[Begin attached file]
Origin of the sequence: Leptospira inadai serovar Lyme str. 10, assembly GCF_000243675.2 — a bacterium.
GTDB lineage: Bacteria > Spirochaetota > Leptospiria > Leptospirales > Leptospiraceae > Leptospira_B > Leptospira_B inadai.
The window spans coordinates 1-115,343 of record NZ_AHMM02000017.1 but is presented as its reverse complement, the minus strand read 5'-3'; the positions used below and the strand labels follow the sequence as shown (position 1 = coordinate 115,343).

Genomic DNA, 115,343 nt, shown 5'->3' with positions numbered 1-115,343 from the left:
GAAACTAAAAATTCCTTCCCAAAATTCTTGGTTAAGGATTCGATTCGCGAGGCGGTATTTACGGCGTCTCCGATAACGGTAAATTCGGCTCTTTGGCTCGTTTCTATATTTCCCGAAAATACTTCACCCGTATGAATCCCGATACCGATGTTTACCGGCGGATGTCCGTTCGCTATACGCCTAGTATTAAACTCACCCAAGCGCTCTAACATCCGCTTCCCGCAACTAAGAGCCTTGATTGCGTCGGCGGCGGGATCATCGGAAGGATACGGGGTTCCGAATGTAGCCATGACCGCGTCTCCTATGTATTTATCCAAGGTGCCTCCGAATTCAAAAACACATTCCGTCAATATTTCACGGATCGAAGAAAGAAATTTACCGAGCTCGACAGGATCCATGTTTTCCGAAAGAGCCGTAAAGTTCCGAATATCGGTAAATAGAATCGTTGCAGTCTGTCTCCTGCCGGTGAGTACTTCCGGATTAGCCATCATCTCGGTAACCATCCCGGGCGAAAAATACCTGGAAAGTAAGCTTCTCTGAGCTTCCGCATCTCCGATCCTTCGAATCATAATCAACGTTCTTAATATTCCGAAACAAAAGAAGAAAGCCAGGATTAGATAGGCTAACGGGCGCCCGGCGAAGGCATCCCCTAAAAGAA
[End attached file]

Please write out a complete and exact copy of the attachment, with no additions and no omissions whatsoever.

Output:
Origin of the sequence: Leptospira inadai serovar Lyme str. 10, assembly GCF_000243675.2 — a bacterium.
GTDB lineage: Bacteria > Spirochaetota > Leptospiria > Leptospirales > Leptospiraceae > Leptospira_B > Leptospira_B inadai.
The window spans coordinates 1-115,343 of record NZ_AHMM02000017.1 but is presented as its reverse complement, the minus strand read 5'-3'; the positions used below and the strand labels follow the sequence as shown (position 1 = coordinate 115,343).

Genomic DNA, 115,343 nt, shown 5'->3' with positions numbered 1-115,343 from the left:
GAAACTAAAAATTCCTTCCCAAAATTCTTGGTTAAGGATTCGATTCGCGAGGCGGTATTTACGGCGTCTCCGATAACGGTAAATTCGGCTCTTTGGCTCGTTTCTATATTTCCCGAAAATACTTCACCCGTATGAATCCCGATACCGATGTTTACCGGCGGATGTCCGTTCGCTATACGCCTAGTATTAAACTCACCCAAGCGCTCTAACATCCGCTTCCCGCAACTAAGAGCCTTGATTGCGTCGGCGGCGGGATCATCGGAAGGATACGGGGTTCCGAATGTAGCCATGACCGCGTCTCCTATGTATTTATCCAAGGTGCCTCCGAATTCAAAAACACATTCCGTCAATATTTCACGGATCGAAGAAAGAAATTTACCGAGCTCGACAGGATCCATGTTTTCCGAAAGAGCCGTAAAGTTCCGAATATCGGTAAATAGAATCGTTGCAGTCTGTCTCCTGCCGGTGAGTACTTCCGGATTAGCCATCATCTCGGTAACCATCCCGGGCGAAAAATACCTGGAAAGTAAGCTTCTCTGAGCTTCCGCATCTCCGATCCTTCGAATCATAATCAACGTTCTTAATATTCCGAAACAAAAGAAGAAAGCCAGGATTAGATAGGCTAACGGGCGCCCGGCGAAGGCATCCCCTAAAAGAA